Two the world’s largest classification societies, Det Norske Veritas (DNV) and Germanischer Lloyd (GL), have signed an agreement to merge.
The new entity will be called DNV GL Group and headquartered at Høvik, Norway outside of Oslo.
Classification societies are non-governmental organizations that create and maintain technical standards for the construction and operation of ships. They review and validate the design of ships and inspect them during construction. They also perform periodic surveys to make sure they continue to be sound.
Over the decades they have expanded into other areas such as the oil and gas industry and certifying that companies have met management standards such as the ISO 9000 quality standards promulgated by the International Standards Organization.
In addition to being one of the world’s leading ship classification societies, the DNV GL Group will continue to serve the oil and gas, renewable energy and power sectors. The companies said they will also be one of the three largest organizations granting management system certification.
“The merger rests on a strong strategic rationale, and responds to challenges of increased globalization, rapid technological change and the need for sustainable development. Our customers will benefit from an increased service offering and global competence base as well as one of the densest networks,” said DNV’s Group Chief Executive Officer Henrik O. Madsen, who will be the CEO of the combined new company.
“The merger with DNV supports our long-term goal of being recognized as one of the most respected technical assurance and advisory companies in the world”, added GL Group CEO Erik van der Noordaa.
The combined companies will have 17,000 employees and a global network of offices.
The DNV Foundation will hold 63.5 percent, while GL’s owner Mayfair SE will hold 36.5 percent of the shares.
The new company will have combined revenue of about 2.5 billion euros ($3.3 billion).
“We see this as a good strategic match. The two companies have a common set of values and complementary strengths. Both have strong brands and solid market positions as well as a reputation for high quality and strong integrity. There were negotiations between DNV and GL both in 1999/2000 and in 2006 about closer cooperation. I am very pleased that timing now seems to be right,” said Leif-Arne Langøy, chairman of DNV’s board.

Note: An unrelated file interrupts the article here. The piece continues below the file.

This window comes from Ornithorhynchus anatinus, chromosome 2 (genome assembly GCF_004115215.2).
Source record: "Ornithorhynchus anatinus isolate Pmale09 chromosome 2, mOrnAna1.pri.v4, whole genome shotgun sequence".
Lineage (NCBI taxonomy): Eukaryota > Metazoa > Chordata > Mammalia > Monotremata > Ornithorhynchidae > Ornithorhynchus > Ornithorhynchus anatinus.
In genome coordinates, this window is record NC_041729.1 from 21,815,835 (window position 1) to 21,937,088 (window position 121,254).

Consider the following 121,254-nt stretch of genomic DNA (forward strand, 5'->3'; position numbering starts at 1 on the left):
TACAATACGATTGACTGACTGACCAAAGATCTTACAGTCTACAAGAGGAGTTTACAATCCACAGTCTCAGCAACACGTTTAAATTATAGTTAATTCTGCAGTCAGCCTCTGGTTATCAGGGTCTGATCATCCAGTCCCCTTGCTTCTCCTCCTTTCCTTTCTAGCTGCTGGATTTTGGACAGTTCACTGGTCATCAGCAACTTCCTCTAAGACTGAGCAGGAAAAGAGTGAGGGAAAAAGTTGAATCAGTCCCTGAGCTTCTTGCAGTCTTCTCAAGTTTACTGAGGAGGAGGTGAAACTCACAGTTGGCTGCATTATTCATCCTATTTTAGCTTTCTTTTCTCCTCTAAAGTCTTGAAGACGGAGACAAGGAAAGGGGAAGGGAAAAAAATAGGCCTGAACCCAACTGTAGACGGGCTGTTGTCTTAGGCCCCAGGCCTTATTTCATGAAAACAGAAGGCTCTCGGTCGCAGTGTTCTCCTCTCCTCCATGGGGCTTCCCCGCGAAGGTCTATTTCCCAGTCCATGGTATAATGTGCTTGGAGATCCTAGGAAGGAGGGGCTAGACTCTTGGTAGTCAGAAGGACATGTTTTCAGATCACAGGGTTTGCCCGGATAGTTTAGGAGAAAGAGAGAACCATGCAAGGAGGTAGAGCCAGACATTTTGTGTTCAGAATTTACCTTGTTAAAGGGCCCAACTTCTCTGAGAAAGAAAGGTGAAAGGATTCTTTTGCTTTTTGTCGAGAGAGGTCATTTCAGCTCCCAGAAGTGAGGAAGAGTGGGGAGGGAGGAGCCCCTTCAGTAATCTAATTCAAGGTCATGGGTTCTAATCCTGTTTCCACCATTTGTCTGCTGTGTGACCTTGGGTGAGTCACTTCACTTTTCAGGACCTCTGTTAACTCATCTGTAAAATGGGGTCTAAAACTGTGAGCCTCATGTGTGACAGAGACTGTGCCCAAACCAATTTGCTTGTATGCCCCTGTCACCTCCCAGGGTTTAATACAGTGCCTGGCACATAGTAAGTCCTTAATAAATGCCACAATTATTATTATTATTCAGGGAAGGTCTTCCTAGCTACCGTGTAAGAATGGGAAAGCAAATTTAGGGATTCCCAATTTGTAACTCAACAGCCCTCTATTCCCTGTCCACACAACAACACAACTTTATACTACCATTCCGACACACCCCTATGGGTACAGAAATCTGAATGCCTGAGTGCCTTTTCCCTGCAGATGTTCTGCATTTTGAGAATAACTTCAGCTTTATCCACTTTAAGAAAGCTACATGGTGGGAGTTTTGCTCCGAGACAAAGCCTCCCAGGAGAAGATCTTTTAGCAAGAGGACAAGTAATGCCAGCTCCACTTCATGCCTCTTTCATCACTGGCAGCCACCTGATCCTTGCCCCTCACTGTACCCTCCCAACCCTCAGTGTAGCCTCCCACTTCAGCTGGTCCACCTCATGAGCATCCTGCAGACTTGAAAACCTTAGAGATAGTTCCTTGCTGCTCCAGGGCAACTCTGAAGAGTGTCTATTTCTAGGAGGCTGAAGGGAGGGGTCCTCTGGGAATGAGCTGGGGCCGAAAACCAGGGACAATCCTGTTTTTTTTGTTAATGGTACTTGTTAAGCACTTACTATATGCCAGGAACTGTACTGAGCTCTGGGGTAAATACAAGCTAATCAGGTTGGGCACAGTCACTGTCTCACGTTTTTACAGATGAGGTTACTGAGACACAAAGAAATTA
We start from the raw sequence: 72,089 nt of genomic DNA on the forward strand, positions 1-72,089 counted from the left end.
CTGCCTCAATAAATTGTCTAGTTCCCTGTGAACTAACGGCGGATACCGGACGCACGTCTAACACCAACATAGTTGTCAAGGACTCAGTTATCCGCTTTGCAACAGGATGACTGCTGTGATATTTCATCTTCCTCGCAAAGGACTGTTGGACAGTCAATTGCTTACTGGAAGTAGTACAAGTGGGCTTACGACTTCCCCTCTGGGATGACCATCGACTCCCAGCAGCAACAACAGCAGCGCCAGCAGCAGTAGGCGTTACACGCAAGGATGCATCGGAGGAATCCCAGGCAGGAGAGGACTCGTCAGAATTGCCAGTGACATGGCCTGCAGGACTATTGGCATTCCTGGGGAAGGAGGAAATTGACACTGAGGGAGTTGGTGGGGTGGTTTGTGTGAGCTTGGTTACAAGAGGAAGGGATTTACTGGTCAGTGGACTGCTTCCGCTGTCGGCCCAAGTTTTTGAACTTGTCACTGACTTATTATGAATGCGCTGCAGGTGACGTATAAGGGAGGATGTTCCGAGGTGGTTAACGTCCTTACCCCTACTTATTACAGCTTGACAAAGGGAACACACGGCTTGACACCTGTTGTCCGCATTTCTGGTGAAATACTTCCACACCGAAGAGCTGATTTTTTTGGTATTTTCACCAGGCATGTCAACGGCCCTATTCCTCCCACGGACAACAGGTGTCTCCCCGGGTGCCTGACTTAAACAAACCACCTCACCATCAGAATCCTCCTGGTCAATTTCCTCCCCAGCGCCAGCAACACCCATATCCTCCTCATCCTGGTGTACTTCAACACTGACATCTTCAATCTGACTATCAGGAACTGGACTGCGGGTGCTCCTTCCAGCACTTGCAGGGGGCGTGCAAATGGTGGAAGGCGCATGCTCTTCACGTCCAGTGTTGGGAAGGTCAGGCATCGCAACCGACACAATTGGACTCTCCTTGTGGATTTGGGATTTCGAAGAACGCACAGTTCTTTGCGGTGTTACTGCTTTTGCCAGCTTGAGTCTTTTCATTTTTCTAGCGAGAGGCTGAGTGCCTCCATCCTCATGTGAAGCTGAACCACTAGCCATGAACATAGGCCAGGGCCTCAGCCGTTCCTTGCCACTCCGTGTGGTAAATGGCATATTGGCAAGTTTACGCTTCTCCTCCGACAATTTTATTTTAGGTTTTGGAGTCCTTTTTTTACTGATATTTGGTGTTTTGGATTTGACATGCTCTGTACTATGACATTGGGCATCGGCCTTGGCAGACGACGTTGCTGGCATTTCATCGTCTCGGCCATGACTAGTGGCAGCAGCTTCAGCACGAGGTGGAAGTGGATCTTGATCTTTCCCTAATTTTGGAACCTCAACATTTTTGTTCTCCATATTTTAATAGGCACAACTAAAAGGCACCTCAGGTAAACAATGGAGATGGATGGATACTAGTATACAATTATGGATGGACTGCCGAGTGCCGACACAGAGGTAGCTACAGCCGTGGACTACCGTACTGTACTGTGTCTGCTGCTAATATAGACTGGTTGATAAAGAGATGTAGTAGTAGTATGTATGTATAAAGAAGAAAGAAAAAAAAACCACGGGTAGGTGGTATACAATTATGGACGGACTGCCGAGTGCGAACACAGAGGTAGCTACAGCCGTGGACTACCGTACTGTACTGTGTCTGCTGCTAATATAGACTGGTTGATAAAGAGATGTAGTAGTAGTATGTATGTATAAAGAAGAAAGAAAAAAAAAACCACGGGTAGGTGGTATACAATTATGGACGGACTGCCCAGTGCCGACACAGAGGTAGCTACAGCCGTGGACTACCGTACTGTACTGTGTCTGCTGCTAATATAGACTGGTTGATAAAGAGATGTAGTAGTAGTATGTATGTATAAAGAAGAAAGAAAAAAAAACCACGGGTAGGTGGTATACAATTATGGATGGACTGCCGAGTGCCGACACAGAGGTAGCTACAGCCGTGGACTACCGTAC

The maritime business unit will be based in Hamburg, Germany, while maintaining its commitment to the Norwegian maritime cluster. Oil & Gas will be headquartered at Høvik, while Energy will be centered in Arnhem, the Netherlands, and Business Assurance in Milan, Italy.
The transaction requires approval from competition authorities.
“I think it is an excellent development and from the point-of-view of a flag state like the Marshall Islands, we are very pleased,” said Clay Maitland, managing director of International Registries, which administers the ship registry for the Marshall Islands.
Maitland, who is also chairman of the North American Marine Environment Protection Association, said “it creates some real critical mass among the classification societies in terms of skill sets, which can only benefit safety of the sea and protection of the marine environment.”
Maitland thinks that because of the worldwide economic downturn “there is going to be a need for mergers of this kind.”
There are some 50 classification societies around the world, but just 13 that are members of the International Association of Classification Societies. In addition to DNV and GL, these include organizations such as the Houston-based American Bureau of Shipping, Nippon Kaiji Kyokai (Class NK) in Japan, Lloyds Register in the United Kingdom, Bureau Veritas in France, and RINA of Italy.
Maitland noted that classification societies need to have a global presence, particularly in Asia where more and more shipbuilding is being done. While some classification societies do a great deal of non-maritime work, he thinks there will likely be additional link-ups or mergers between classification societies. - Chris Dupin